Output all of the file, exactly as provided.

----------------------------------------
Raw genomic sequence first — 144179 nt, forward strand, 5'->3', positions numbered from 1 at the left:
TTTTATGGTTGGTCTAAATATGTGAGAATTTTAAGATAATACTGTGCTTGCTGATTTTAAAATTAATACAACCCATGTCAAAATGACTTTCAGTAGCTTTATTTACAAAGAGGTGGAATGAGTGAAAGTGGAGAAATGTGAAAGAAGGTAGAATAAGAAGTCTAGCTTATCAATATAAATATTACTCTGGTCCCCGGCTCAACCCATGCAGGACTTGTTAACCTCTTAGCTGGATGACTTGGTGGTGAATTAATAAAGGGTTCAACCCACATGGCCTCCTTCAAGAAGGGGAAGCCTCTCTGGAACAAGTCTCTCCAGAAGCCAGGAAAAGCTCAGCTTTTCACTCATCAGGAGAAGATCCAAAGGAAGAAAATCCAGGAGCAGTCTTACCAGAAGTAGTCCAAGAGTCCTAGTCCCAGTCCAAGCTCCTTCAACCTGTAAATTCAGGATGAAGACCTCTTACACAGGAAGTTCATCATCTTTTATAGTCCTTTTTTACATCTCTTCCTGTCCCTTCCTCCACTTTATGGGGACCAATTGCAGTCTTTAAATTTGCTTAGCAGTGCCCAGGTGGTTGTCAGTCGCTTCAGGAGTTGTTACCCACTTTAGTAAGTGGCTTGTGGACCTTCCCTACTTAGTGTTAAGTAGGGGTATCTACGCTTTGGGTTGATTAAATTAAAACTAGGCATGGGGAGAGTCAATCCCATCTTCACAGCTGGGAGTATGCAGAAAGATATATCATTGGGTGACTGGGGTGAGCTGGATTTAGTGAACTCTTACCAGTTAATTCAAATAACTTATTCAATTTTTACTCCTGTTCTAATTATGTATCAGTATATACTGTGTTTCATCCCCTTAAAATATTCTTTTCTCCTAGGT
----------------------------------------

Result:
Raw genomic sequence first — 144179 nt, forward strand, 5'->3', positions numbered from 1 at the left:
TTTTATGGTTGGTCTAAATATGTGAGAATTTTAAGATAATACTGTGCTTGCTGATTTTAAAATTAATACAACCCATGTCAAAATGACTTTCAGTAGCTTTATTTACAAAGAGGTGGAATGAGTGAAAGTGGAGAAATGTGAAAGAAGGTAGAATAAGAAGTCTAGCTTATCAATATAAATATTACTCTGGTCCCCGGCTCAACCCATGCAGGACTTGTTAACCTCTTAGCTGGATGACTTGGTGGTGAATTAATAAAGGGTTCAACCCACATGGCCTCCTTCAAGAAGGGGAAGCCTCTCTGGAACAAGTCTCTCCAGAAGCCAGGAAAAGCTCAGCTTTTCACTCATCAGGAGAAGATCCAAAGGAAGAAAATCCAGGAGCAGTCTTACCAGAAGTAGTCCAAGAGTCCTAGTCCCAGTCCAAGCTCCTTCAACCTGTAAATTCAGGATGAAGACCTCTTACACAGGAAGTTCATCATCTTTTATAGTCCTTTTTTACATCTCTTCCTGTCCCTTCCTCCACTTTATGGGGACCAATTGCAGTCTTTAAATTTGCTTAGCAGTGCCCAGGTGGTTGTCAGTCGCTTCAGGAGTTGTTACCCACTTTAGTAAGTGGCTTGTGGACCTTCCCTACTTAGTGTTAAGTAGGGGTATCTACGCTTTGGGTTGATTAAATTAAAACTAGGCATGGGGAGAGTCAATCCCATCTTCACAGCTGGGAGTATGCAGAAAGATATATCATTGGGTGACTGGGGTGAGCTGGATTTAGTGAACTCTTACCAGTTAATTCAAATAACTTATTCAATTTTTACTCCTGTTCTAATTATGTATCAGTATATACTGTGTTTCATCCCCTTAAAATATTCTTTTCTCCTAGGT